standing Mystic water treatment plant

Mystic Wastewater Treatment Plant. Sun file photo

STONINGTON — The Water Pollution Control Authority on Tuesday imposed a moratorium on new connections to the Mystic Wastewater Treatment Plant.

The moratorium is designed to give officials time to address an increase in flow at the plant, the result of wet fall and spring seasons that have taxed the system, WPCA Director Doug Nettleton said Thursday.

“Basically, this means no new flows to the Mystic treatment plant for the time being,” he said.

The state permit, he said, only allows for 800,000 gallons of flow a day, but the wet weather has resulted in an average of 822,000 gallons a day.

“One day, the average flow for the day was 1.2 million gallons,” he said. “There are a lot of catchalls in the permit.” 

A “90 percent of design” rule states that if the plant exceeds 720,000 gallons a day for six months in a row, the town must submit a plan to the Department of Environmental Protection to handle the additional flow.

The Perkins Farm project off Jerry Brown road will not be affected by the moratorium because it already has approval for sewer connection, which will create a 40,000 gallon per day increase at the Mystic plant. Other big projects such as Smiler's Wharf in Mystic can still plan ahead, Nettleton said, but there will be no new flows allowed right now.

“This is unprecedented building we have going on, so it’s put a lot of pressure on the WPCA to keep things moving,” Nettleton said. “It would be irresponsible to allow people to tap into the line and increase the flow."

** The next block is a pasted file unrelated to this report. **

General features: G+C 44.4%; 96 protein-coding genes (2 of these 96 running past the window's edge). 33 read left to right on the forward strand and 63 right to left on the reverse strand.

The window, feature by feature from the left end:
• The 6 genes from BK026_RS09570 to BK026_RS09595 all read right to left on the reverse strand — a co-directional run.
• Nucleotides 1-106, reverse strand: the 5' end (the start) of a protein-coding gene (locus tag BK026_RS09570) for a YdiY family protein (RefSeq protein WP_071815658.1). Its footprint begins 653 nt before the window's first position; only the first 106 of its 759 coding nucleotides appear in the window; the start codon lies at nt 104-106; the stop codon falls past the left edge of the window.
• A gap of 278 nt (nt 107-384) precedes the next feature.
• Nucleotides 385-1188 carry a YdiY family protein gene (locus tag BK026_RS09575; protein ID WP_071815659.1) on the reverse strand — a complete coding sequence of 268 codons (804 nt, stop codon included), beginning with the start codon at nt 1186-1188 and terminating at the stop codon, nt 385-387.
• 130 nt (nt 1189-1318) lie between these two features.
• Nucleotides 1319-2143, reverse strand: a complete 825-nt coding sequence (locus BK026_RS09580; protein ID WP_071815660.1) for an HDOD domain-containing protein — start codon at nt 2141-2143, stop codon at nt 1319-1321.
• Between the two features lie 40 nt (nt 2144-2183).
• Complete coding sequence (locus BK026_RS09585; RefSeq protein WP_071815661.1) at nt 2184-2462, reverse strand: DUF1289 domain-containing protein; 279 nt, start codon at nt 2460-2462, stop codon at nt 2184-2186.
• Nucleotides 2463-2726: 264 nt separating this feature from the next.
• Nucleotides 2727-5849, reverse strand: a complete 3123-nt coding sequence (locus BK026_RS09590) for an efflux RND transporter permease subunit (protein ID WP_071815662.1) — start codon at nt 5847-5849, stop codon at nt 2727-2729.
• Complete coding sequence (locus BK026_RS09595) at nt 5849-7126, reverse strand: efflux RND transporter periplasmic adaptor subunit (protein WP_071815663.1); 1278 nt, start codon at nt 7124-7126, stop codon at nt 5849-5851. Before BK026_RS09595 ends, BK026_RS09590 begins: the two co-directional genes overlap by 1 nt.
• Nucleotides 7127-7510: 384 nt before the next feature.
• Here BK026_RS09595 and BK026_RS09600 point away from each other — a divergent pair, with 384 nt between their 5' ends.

“The plant has been running well, and the operators are doing a good job, but technically we’re in violation,” he said. “With the kind of flows we’ve been getting, we can’t predict if this wet weather is the new norm.”

The Stonington Borough plant is running below capacity, which will give Mystic an option to connect to a transmission line to the Borough plant. The Borough transmission line is rated for 300,000 gallons a day, Netteton said.

“We really have to covet that capacity because solutions aren’t cheap,” he said.

The town has received approval in the capital improvement budget for $2 million to connect to the Borough transmission line and for an “I and I” or “inflow and infiltration” study. Suez Water Technologies and Solutions of Paramus, N.J., runs Stonington’s three sewer plants.

“We’re doing the study to find out how clean water is getting into the system,” Nettleton said. “Inflow is the flow getting into the system by sump pumps in basements. Infiltration is flow getting in through cracks in the pipes and leaking manholes.”

Nettleton noted that sump pumps, which are illegal in the town, are a “big problem” in Mystic. The problem is commonplace in many communities, officials said.

“Sump pumps go into the sewer lines,” Nettleton said. “We have to get our hands around this problem.

“It’s so easy to connect a sump pump to the sewer system. You can’t dump (water) into the street because the water will freeze, and you can’t dump it into the ground because it will come right back into the house,” he said.

While the fine for a sump pump connected to a sewer line is $100 a day, Nettleton said he would prefer that people notified the department to work on a possible solution.

“We want to work to get this flow out of the system,” he said, “We may be forced into getting heavy, but the first step is finding out how big a problem it is. We’ll find out by doing the inflow and infiltration study. We can tell where it comes from because it’s clear water.”

Nettleton said the problem isn't just in Mystic. Sump pumps have been an issue in Stonington and Pawcatuck as well, he said, but those systems "have plenty of capacity." He said the study will allow the community to get a better grasp of just how serious the problem is — and how exactly to address it. 

“The study will open up manholes so we can narrow down where the excess water is coming from,” Nettleton said.

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